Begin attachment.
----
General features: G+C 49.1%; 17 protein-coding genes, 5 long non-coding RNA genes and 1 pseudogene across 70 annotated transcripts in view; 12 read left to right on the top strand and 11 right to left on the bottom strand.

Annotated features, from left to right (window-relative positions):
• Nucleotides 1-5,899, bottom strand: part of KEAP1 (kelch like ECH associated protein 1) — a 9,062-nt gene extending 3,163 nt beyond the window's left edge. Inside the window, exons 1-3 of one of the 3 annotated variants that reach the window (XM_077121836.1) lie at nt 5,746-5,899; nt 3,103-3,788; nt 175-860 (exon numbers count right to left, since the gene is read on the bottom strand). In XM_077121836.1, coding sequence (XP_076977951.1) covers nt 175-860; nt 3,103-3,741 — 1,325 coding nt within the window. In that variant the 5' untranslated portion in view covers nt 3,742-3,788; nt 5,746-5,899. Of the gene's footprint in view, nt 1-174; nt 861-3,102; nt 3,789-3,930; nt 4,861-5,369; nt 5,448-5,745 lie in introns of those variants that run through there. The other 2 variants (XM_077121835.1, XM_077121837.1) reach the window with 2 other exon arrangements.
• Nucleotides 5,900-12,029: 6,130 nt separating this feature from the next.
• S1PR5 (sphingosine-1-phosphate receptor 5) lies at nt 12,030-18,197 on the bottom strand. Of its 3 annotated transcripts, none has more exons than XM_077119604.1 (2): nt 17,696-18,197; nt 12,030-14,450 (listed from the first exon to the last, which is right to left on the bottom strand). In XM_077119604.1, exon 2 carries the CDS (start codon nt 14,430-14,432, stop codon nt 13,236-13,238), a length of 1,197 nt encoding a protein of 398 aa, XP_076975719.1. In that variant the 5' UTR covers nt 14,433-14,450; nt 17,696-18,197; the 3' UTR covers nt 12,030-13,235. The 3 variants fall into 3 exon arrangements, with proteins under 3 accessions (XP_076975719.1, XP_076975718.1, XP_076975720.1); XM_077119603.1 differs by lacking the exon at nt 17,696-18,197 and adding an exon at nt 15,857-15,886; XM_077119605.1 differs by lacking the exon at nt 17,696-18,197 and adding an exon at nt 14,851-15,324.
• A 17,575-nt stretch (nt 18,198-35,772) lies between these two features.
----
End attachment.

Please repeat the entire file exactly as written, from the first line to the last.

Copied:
General features: G+C 49.1%; 17 protein-coding genes, 5 long non-coding RNA genes and 1 pseudogene across 70 annotated transcripts in view; 12 read left to right on the top strand and 11 right to left on the bottom strand.

Annotated features, from left to right (window-relative positions):
• Nucleotides 1-5,899, bottom strand: part of KEAP1 (kelch like ECH associated protein 1) — a 9,062-nt gene extending 3,163 nt beyond the window's left edge. Inside the window, exons 1-3 of one of the 3 annotated variants that reach the window (XM_077121836.1) lie at nt 5,746-5,899; nt 3,103-3,788; nt 175-860 (exon numbers count right to left, since the gene is read on the bottom strand). In XM_077121836.1, coding sequence (XP_076977951.1) covers nt 175-860; nt 3,103-3,741 — 1,325 coding nt within the window. In that variant the 5' untranslated portion in view covers nt 3,742-3,788; nt 5,746-5,899. Of the gene's footprint in view, nt 1-174; nt 861-3,102; nt 3,789-3,930; nt 4,861-5,369; nt 5,448-5,745 lie in introns of those variants that run through there. The other 2 variants (XM_077121835.1, XM_077121837.1) reach the window with 2 other exon arrangements.
• Nucleotides 5,900-12,029: 6,130 nt separating this feature from the next.
• S1PR5 (sphingosine-1-phosphate receptor 5) lies at nt 12,030-18,197 on the bottom strand. Of its 3 annotated transcripts, none has more exons than XM_077119604.1 (2): nt 17,696-18,197; nt 12,030-14,450 (listed from the first exon to the last, which is right to left on the bottom strand). In XM_077119604.1, exon 2 carries the CDS (start codon nt 14,430-14,432, stop codon nt 13,236-13,238), a length of 1,197 nt encoding a protein of 398 aa, XP_076975719.1. In that variant the 5' UTR covers nt 14,433-14,450; nt 17,696-18,197; the 3' UTR covers nt 12,030-13,235. The 3 variants fall into 3 exon arrangements, with proteins under 3 accessions (XP_076975719.1, XP_076975718.1, XP_076975720.1); XM_077119603.1 differs by lacking the exon at nt 17,696-18,197 and adding an exon at nt 15,857-15,886; XM_077119605.1 differs by lacking the exon at nt 17,696-18,197 and adding an exon at nt 14,851-15,324.
• A 17,575-nt stretch (nt 18,198-35,772) lies between these two features.